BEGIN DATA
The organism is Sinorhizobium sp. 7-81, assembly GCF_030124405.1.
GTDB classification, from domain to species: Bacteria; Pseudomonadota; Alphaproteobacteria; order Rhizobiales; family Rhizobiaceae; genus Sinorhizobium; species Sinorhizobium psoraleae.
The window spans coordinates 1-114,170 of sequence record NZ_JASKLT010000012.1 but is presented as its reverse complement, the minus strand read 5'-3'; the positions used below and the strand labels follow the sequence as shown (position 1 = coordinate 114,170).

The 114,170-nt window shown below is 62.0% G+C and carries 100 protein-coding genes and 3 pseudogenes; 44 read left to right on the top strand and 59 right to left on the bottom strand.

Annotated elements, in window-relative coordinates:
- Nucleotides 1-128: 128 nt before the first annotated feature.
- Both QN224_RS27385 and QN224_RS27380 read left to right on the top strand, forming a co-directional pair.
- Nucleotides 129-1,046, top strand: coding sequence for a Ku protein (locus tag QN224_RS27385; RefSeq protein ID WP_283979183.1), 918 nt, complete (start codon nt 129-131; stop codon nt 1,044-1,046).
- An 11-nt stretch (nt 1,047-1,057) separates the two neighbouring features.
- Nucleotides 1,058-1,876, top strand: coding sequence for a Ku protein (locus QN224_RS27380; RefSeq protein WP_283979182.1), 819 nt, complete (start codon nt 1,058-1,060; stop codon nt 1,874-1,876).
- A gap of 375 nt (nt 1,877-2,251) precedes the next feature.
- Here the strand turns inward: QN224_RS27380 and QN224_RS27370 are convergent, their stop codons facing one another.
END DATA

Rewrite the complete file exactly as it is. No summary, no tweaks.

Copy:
The organism is Sinorhizobium sp. 7-81, assembly GCF_030124405.1.
GTDB classification, from domain to species: Bacteria; Pseudomonadota; Alphaproteobacteria; order Rhizobiales; family Rhizobiaceae; genus Sinorhizobium; species Sinorhizobium psoraleae.
The window spans coordinates 1-114,170 of sequence record NZ_JASKLT010000012.1 but is presented as its reverse complement, the minus strand read 5'-3'; the positions used below and the strand labels follow the sequence as shown (position 1 = coordinate 114,170).

The 114,170-nt window shown below is 62.0% G+C and carries 100 protein-coding genes and 3 pseudogenes; 44 read left to right on the top strand and 59 right to left on the bottom strand.

Annotated elements, in window-relative coordinates:
- Nucleotides 1-128: 128 nt before the first annotated feature.
- Both QN224_RS27385 and QN224_RS27380 read left to right on the top strand, forming a co-directional pair.
- Nucleotides 129-1,046, top strand: coding sequence for a Ku protein (locus tag QN224_RS27385; RefSeq protein ID WP_283979183.1), 918 nt, complete (start codon nt 129-131; stop codon nt 1,044-1,046).
- An 11-nt stretch (nt 1,047-1,057) separates the two neighbouring features.
- Nucleotides 1,058-1,876, top strand: coding sequence for a Ku protein (locus QN224_RS27380; RefSeq protein WP_283979182.1), 819 nt, complete (start codon nt 1,058-1,060; stop codon nt 1,874-1,876).
- A gap of 375 nt (nt 1,877-2,251) precedes the next feature.
- Here the strand turns inward: QN224_RS27380 and QN224_RS27370 are convergent, their stop codons facing one another.